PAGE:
I continually hear from employees that their performance evaluation wasn't a valuable developmental experience. I always ask, "Did you learn what you do well and should continue doing? And did you find out at least one thing you could be doing that would help you be more effective?" Only about 10% of the people I ask will answer "yes" to that question.
Formal reviews don't always reveal the most important information
Part of the problem is that most managers will avoid discussing performance issues that are related to behavior. It's more comfortable to talk about tangible job responsibilities, skills and goals. There may be a critical issue that is never brought up because the manager is afraid of your reaction or may lack the ability to translate it into the right words.
When it comes right down to it you should be walking away with at least one clearly defined key developmental area needing additional focus.
Lack of performance feedback: an all-too-common story
An employee approached me after one of my workshops about a lack of feedback. He was taken aback at his last performance review because there were many areas for improvement. He made a commitment to work diligently towards meeting expectations.
About four months into the new performance cycle he asked his boss, "So, have you seen any progress? How do you think I'm doing?" His boss said, "You're doing better." End of conversation.
Fast forward eight months later; it's performance review season again and the employee is worried about another bad review. He received zero valuable feedback from his boss throughout the year about whether he was on track with his goals or what skills he needed to work on.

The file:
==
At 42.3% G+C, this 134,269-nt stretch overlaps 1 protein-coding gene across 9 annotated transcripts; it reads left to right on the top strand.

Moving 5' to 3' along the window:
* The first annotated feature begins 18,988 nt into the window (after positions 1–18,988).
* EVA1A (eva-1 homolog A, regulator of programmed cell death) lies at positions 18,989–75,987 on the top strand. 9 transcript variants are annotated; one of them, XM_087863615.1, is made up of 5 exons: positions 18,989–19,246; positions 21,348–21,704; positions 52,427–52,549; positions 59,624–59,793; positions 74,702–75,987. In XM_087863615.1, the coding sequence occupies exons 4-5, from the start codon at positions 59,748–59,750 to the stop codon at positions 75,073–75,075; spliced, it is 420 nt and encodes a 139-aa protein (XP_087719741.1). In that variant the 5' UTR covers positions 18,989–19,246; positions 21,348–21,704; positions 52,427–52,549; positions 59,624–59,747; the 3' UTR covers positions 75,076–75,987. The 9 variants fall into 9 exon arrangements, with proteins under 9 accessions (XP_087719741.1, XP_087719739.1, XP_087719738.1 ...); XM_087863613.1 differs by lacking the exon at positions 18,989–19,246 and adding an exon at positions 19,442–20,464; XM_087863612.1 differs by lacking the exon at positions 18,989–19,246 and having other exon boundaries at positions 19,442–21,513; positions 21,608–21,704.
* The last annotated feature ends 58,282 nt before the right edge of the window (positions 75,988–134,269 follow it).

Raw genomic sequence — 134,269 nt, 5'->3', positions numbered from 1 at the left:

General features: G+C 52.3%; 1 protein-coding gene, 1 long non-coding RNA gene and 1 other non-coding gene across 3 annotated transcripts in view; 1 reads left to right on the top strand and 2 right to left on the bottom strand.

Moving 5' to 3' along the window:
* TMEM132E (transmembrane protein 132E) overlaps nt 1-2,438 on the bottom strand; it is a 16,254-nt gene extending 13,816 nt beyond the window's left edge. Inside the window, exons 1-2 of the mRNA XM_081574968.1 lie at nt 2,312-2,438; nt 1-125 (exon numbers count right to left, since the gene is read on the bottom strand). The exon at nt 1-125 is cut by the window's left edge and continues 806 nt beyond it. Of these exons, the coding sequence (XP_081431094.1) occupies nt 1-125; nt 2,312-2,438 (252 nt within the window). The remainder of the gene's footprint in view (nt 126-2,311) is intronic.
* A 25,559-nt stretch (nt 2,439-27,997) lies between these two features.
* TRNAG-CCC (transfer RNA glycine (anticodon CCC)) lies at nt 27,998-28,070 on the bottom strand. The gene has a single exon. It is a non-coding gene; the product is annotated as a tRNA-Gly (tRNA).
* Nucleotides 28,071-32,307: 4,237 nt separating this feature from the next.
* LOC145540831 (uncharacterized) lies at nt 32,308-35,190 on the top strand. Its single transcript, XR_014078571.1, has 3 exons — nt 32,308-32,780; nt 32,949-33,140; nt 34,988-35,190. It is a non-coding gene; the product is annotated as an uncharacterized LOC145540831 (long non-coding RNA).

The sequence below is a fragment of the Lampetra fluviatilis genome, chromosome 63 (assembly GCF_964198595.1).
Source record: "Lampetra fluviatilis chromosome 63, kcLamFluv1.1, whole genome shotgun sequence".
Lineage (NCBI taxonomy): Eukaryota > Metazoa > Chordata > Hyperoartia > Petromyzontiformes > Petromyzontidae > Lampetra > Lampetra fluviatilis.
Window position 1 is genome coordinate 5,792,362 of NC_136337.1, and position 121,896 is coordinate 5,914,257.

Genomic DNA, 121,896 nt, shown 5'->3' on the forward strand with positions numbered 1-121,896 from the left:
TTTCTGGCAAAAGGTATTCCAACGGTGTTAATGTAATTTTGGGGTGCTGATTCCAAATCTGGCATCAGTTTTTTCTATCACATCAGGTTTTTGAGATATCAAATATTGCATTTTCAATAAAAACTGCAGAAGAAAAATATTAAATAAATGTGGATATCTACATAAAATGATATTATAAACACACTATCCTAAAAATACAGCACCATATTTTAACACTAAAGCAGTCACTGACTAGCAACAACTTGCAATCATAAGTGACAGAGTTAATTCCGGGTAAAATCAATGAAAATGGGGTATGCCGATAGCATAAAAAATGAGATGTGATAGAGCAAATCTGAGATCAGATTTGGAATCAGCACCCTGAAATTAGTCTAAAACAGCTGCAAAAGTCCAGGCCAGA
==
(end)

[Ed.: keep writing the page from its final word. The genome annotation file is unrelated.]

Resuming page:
Employees: the two key questions you should ask your manager
Here is my advice for how to get the most out of your performance evaluation discussion, and how to encourage regular feedback from your manager:
Set the stage by saying something like:
"It's important that I get a sense of what's working, what should continue and what I can do to be even more effective in my role."
Then follow that up with these two questions:
- Tell me one thing I'm doing well and should continue with.
- Tell me one thing I could do that will help me be more effective.
Asking these questions is tantamount to saying:
"I don't want to wait for performance review time, I want to know this information now, because it's information I need to grow and develop. And by the way, you have permission to share your thoughts with me."
According to a Mercer survey on performance management, only six
percent of managers are skilled at having candid conversations about
performance and just 14 percent are skilled when it comes to managing formal
Initiate the conversation by asking questions phrased with the "Tell me one thing about..."
Avoid asking general questions, such as, "So how do you think I'm doing?" General questions result in general answers - which are not helpful.
Repeat these two questions as needed
Ask these two questions about your performance more than just once per year. Ask monthly or quarterly or whenever you feel you need the information.
That way you have time to work on any areas for development well in advance of a formal review. Equally important, you will know what you are doing well and build greater confidence.